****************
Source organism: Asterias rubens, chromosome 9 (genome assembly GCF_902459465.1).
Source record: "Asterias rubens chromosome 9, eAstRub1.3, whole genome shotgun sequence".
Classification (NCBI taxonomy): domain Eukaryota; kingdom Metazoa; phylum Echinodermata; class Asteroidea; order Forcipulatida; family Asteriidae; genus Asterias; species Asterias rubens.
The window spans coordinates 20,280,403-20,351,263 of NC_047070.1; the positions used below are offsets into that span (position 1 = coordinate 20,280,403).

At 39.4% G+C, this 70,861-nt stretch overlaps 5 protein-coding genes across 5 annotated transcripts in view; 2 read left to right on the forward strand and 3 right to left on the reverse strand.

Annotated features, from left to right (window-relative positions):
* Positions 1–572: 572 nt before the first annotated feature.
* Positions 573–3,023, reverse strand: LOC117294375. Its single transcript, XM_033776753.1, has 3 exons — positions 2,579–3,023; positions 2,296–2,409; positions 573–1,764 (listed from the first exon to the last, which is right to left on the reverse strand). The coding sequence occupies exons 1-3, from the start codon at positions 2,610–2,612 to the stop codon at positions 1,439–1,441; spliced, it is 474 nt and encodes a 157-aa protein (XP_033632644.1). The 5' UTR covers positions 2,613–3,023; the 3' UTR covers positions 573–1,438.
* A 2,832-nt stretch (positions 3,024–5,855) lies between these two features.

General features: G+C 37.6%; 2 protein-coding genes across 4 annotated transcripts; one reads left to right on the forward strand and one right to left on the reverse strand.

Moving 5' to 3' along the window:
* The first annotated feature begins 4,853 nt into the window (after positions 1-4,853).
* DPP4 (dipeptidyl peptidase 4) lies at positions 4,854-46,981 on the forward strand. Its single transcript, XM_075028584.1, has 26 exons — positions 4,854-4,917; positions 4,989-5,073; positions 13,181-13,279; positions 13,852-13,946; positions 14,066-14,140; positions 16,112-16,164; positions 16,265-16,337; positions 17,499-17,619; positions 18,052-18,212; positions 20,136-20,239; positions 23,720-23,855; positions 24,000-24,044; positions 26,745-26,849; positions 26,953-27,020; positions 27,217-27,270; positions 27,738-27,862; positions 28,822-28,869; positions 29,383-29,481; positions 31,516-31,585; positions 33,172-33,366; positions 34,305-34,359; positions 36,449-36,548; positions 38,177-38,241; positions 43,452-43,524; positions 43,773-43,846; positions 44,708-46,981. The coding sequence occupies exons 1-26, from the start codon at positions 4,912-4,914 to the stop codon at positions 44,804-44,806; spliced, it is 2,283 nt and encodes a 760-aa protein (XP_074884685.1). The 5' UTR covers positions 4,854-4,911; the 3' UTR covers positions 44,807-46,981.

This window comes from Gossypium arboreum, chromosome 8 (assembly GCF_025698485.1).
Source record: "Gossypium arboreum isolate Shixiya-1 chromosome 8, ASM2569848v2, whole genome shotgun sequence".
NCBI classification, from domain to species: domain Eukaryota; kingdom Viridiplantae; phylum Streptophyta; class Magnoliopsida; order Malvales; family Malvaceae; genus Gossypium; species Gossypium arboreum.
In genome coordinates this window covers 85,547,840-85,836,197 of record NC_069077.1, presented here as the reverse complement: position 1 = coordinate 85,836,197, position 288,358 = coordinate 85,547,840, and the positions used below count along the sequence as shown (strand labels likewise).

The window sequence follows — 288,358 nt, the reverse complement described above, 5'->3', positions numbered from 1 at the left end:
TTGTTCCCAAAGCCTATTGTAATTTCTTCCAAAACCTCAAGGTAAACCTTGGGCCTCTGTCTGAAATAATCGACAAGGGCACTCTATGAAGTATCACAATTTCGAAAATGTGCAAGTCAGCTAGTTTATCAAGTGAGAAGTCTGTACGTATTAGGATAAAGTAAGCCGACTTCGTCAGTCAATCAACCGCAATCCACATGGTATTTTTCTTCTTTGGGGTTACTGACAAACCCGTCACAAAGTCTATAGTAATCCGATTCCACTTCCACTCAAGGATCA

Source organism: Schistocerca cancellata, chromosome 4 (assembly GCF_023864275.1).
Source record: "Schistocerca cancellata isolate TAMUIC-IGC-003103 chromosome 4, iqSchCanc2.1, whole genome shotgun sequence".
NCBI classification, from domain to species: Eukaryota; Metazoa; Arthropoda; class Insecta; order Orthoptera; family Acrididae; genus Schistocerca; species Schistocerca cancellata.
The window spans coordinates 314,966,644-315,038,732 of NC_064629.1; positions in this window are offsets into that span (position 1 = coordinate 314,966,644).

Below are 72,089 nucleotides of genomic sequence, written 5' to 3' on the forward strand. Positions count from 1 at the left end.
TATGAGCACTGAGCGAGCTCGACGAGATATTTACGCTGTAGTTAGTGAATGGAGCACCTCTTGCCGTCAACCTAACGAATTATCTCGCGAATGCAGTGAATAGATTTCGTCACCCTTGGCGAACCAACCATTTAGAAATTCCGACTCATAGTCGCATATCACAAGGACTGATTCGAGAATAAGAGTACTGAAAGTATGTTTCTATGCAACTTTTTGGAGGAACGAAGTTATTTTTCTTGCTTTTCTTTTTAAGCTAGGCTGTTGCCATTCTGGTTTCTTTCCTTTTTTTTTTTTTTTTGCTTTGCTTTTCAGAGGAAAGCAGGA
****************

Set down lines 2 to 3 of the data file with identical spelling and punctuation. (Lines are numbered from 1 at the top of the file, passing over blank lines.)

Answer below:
Source record: "Asterias rubens chromosome 9, eAstRub1.3, whole genome shotgun sequence".
Classification (NCBI taxonomy): domain Eukaryota; kingdom Metazoa; phylum Echinodermata; class Asteroidea; order Forcipulatida; family Asteriidae; genus Asterias; species Asterias rubens.